Best of luck to you. I got bedbugs from a new pillow. It’s a very creepy experience, but I got it diagnosed it and got confirmation quickly through https://www.americanpest.net/k-9-detection – puppy dog checked out my condo, was not interested in the kitchen, was not distracted by the cats, didn’t care about their kitty litter, and honed in on one spot, the nest on the underside of the box spring. They identified that it was a very new nest, no exoskeletons to be found, and recommended heat treatment, but since it was one small spot, I decided not. Instead I got rid of the box spring, super vacuumed the heck out of the room, got a (too big) supply of DIATOMACEOUS EARTH (available thru Amazon or any garden center), and scattered that in the carpet, by the baseboards and between the mattress and boxspring. Lucky for me there have been no recurances.

  • admo_elle

    Experienced bed bugs a year ago as a renter in an admo rowhouse. I hope that you’ve caught them in the early stages, but they can definitely be very well hidden and it might be worse than you think. I would HIGHLY recommend having a professional come out to check and confirm, and would recommend going through professional treatments as well.

    Our landlord paid for the treatment, so I’m not sure of the exact cost, but we went with chemical, which as you’ve learned is cheaper than the heating. I would recommend the company we used ( http://www.actionenvironmental.com/ ) They use an organic system which made us feel much better about spraying, and our landlord had used them with positive results in other properties in the past.

    The man who did our initial check (and treatments) found more evidence of bedbugs than we were able to. There were many more than we had anticipated, and he said they had likely been there for much longer than we realized. Some people are definitely more allergic to the bites than others, so you might not realize how active they’ve been. They were hiding and nesting in the tiny crevices of a wooden bedframe, not so many on the mattress itself. I think they really like wood, so wooden nightstands or bedroom furniture are also a good place for them to hide.

    Overall, the company did a great job explaining the process and exactly what to do to prep for the treatments. Also what to do ourselves between treatments and afterwards. Our issue was pretty much confined to one bedroom (though we did treat neighboring rooms and the living room at his suggestion.) In our experience, and our landlords prior experience with their service, they are able to erradicate the bugs within 3-5 sprays, I think a week or two between each visit.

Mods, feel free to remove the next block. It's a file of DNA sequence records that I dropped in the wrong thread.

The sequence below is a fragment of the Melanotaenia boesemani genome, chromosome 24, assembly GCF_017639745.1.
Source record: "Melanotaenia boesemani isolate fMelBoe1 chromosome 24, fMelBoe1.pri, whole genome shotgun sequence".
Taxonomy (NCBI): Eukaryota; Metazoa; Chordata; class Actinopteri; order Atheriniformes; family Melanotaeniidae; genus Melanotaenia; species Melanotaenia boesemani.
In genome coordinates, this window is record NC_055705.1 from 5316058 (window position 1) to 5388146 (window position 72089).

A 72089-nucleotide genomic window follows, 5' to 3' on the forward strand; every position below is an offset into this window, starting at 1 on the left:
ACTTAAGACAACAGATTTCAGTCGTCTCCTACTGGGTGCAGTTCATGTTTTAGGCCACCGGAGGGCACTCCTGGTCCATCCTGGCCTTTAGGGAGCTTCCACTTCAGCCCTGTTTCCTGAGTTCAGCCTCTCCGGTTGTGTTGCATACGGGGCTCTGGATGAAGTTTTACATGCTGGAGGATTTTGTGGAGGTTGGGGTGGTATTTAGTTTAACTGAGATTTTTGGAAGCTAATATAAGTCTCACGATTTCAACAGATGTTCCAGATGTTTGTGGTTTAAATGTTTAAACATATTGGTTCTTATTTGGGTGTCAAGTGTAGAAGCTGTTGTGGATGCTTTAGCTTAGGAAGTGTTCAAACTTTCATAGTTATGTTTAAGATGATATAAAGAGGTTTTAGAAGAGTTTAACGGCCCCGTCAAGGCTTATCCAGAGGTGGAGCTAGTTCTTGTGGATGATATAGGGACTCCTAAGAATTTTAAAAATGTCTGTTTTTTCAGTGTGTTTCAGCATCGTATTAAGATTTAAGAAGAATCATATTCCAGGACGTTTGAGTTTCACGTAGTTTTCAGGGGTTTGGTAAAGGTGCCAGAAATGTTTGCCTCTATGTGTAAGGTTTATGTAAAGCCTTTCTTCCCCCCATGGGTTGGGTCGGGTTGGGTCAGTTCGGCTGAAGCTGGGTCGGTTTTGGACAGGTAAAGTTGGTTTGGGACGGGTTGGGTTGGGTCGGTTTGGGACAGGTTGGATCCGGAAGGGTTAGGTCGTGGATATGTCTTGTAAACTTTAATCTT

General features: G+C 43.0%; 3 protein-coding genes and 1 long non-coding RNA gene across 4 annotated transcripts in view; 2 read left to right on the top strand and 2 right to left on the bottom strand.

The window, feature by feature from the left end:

The process is a pain in the ass, but you’ll get through it! It definitely helped us to have the professional to keep our fears in check, and to have more confidence that they were actually gone after the treatments. Happily, the house has been bed bug free since then! Sorry this was a bit rambling. Good luck!

  • Anon

    If you catch it early enough, all you have to do is get the mattress covers that are made for bedbugs (bed bath and beyond has them). Some covers still allow the bedbugs get through, so this is an important step. You also need to buy a ton of 91% rubbing alcohol and have it in spray bottles. For about a month straight you will need to drench everything with the rubbing alcohol. Carpet, bedding, spray the walls, EVERYTHING. This kills them on contact. It does not kill eggs, so this is why you need to do it for so long. Keep your furniture away from the walls. They can live in the walls, books, basically any cracks imaginable. Put everything possible in to the dryer. The heat will kill them (and eggs).

    Some other cost effective ideas I haven’t tried: boric acid around where they might crawl (they are unable to crawl through it), vaseline on the bed posts (keeps them from crawling up).

    I had success with this personally and have helped many others with this strategy successfully. Persistence is key. It may have taken a few years off my life…

    Heat treatment is necessary for a major infestation (in walls etc…)